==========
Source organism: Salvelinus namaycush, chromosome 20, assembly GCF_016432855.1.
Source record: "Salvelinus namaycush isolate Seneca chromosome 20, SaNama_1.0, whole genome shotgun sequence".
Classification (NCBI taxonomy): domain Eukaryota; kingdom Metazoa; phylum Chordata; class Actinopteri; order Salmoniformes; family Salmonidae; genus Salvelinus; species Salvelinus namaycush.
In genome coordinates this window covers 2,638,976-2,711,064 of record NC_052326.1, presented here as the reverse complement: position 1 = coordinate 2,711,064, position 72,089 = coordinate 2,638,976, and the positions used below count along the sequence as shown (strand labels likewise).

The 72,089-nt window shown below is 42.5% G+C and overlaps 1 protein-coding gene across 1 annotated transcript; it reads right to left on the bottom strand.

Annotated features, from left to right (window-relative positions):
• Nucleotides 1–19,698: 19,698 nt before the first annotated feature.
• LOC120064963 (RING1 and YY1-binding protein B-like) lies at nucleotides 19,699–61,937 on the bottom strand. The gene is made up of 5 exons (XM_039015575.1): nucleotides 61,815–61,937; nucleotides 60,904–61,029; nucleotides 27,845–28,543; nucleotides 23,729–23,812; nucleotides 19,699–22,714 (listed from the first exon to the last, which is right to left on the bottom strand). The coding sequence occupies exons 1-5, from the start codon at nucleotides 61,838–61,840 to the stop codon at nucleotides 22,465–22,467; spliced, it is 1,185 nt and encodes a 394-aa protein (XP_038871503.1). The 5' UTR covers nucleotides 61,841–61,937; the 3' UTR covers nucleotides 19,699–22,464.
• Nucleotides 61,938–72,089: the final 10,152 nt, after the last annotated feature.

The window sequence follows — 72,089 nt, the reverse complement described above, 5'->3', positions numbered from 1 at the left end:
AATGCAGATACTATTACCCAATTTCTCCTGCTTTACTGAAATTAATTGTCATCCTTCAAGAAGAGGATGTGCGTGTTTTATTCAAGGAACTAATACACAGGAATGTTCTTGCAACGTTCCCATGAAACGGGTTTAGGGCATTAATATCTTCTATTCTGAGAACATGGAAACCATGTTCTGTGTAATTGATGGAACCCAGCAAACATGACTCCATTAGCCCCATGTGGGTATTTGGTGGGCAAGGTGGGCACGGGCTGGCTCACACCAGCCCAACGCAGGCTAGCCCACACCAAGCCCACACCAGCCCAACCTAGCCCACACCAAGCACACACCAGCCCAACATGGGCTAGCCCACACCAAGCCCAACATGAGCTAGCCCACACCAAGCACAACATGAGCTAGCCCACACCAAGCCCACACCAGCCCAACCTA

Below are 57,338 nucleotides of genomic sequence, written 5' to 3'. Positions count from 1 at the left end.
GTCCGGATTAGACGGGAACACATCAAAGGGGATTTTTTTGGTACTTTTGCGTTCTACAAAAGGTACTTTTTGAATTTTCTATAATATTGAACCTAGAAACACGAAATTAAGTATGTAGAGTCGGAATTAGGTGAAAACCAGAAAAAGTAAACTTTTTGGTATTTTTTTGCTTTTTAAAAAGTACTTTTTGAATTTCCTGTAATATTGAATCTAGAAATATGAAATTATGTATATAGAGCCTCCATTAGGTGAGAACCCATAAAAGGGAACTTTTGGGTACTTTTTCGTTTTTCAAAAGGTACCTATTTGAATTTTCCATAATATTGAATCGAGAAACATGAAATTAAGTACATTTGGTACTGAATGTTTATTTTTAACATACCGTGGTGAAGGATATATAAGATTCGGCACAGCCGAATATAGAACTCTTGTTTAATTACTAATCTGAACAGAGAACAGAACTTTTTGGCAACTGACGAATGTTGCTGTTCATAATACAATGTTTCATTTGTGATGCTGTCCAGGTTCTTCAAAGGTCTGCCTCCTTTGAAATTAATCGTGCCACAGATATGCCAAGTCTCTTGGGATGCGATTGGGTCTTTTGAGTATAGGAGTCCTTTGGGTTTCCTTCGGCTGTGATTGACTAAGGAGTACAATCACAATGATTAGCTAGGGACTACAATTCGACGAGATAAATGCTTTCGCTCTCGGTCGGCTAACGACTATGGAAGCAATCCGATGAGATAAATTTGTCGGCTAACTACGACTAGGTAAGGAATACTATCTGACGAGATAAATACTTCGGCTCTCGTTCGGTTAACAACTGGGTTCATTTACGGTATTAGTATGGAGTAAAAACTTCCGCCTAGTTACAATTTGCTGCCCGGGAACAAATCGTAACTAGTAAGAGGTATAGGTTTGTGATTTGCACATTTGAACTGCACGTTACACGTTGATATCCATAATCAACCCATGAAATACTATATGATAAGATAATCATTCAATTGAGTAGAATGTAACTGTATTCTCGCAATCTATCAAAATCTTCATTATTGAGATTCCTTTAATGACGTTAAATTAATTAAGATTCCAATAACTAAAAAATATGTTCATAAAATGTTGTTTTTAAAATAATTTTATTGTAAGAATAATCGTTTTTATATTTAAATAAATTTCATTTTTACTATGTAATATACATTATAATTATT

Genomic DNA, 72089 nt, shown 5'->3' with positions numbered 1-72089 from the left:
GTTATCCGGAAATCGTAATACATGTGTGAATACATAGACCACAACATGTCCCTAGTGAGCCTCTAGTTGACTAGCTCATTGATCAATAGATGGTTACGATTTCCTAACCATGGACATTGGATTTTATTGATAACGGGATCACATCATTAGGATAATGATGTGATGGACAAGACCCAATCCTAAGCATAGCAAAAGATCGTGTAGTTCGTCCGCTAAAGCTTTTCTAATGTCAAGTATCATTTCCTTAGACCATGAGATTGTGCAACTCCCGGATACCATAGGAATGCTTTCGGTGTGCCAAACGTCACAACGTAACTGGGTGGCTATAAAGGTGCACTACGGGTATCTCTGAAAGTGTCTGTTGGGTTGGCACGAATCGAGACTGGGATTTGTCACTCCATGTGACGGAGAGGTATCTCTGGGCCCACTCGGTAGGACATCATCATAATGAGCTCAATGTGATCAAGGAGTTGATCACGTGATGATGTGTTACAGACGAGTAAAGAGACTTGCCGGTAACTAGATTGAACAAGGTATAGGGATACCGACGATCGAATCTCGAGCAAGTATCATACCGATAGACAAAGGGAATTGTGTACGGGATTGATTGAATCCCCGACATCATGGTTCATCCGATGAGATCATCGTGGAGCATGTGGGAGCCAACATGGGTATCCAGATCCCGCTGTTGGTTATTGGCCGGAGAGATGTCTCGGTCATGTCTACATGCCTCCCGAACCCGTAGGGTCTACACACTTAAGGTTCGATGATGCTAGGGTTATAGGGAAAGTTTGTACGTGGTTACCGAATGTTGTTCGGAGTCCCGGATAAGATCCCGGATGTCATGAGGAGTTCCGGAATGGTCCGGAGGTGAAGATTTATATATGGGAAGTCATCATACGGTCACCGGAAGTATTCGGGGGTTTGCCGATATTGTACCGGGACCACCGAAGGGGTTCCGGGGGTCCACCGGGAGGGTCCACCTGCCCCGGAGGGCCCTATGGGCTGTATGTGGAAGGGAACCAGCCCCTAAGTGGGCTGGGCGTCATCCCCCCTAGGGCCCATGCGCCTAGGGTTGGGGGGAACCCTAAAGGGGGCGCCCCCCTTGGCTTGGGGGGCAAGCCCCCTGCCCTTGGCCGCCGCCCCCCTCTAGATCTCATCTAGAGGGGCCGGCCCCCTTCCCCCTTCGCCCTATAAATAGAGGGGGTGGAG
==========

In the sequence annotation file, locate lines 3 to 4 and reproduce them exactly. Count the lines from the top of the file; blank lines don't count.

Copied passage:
Classification (NCBI taxonomy): domain Eukaryota; kingdom Metazoa; phylum Chordata; class Actinopteri; order Salmoniformes; family Salmonidae; genus Salvelinus; species Salvelinus namaycush.
In genome coordinates this window covers 2,638,976-2,711,064 of record NC_052326.1, presented here as the reverse complement: position 1 = coordinate 2,711,064, position 72,089 = coordinate 2,638,976, and the positions used below count along the sequence as shown (strand labels likewise).